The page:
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The Obama Inauguration

Posted by William Fennie at Jan 24, 2009 10:40 PM |

Unlike everyone else in America, our goal was to avoid downtown Washington DC on the big day.

The Obama Inauguration

AP photo by Susan Walsh

Alana and I witnessed the historic event by way of that so-20th-century technology, the television. We thought about using the computer, just to keep with the spirit of things, but the TV screen was bigger.

The commentators on the channel we watched (PBS - Lehrer News Hour) reminded us several times that the space we were viewing, running from the foot of the Capital steps, past the reflecting pool, and all the way to the Washington Monument, represented "14 long blocks." I've walked it and can confirm it's quite a hike.

Friends who made the trek into town via Metro told stories of taking over an hour to exit the L'Enfant Plaza Metro station, all the while packed like sardines with thousands of people they didn't know. "You couldn't even reach up to unbutton your coat," one of them told me. Astonishingly, nobody seemed to mind. From time to time somebody would shout, "Give me an O ! . . ." and the whole place would rock the walls with a resounding cheer. "There's no way I can describe what it felt like to be there," my friend said. Total strangers being thoughtful and helpful . . . it was a kind of spirit this town hasn't seen for a long time.

Pundits of every stripe are already doing everything they can to inject "reality" into this scene, bringing up all the problems faced by the new administration and the country. Nonetheless, to a person they admit that what they witnessed on January 20, 2009, was just plain astonishing. One of them, Mark Shields, a syndicated columnist identified with the political left, compared it with the joy expressed at the end of World War Two, adding that, for him, this event was even more remarkable. Neither was it lost on conservative icon Charles Krauthammer, one of the staunchest defenders of George W. Bush's foreign policy. I will have to retrieve his remarkable summation delivered on Inside Washington on Friday, January 23 to get the exact quote, but I turned to Alana and said, "This is Krauthammer !" (Here's a link to his posted remarks about the inaugural.)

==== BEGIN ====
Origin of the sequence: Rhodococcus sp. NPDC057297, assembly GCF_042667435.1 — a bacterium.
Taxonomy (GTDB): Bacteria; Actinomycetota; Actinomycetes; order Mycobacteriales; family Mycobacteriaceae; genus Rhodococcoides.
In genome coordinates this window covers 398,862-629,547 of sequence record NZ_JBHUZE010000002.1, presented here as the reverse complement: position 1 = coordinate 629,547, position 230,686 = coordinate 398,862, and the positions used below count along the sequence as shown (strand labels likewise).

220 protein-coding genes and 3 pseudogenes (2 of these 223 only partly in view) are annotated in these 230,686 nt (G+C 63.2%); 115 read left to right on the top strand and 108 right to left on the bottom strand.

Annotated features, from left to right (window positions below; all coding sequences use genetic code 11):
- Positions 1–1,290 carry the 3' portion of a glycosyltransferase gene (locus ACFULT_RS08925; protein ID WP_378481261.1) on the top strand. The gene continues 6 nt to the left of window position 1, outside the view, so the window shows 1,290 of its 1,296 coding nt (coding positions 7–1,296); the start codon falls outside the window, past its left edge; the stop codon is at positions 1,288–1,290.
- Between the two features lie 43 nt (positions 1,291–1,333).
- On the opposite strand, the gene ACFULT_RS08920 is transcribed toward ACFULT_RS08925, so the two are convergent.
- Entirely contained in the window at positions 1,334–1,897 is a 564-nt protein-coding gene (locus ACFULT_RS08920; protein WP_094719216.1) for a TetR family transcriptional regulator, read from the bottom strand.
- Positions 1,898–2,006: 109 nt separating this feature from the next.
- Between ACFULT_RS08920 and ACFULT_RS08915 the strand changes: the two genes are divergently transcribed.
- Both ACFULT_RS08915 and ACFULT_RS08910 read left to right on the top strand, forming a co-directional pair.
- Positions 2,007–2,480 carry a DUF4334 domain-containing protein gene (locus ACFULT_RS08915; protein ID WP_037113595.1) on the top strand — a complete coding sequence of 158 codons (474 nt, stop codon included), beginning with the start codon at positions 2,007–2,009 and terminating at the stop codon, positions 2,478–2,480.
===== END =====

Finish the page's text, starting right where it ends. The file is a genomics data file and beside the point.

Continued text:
Another event resounded in its day with the same kind of astonishing, unexpected comity : the Woodstock Music and Arts Fair, August, 1969. Like Woodstock, Obama's inauguration will be an indelible memory for anyone who was there; it represents a cultural marker that defines a generation. Unlike Woodstock, you didn't have to be stoned to participate, and many more people of older generations found meaning in the event. We are dealing with an archetypal event in the collective consciousness, and Krauthammer's cautious assessment may be more indicative of its paradoxical character than those of true believers. 

Jim Renza works at the Smithsonian and was on hand in one of the museums for the whole event. Alana and I will see him tomorrow and get another view of how it looked in-situ.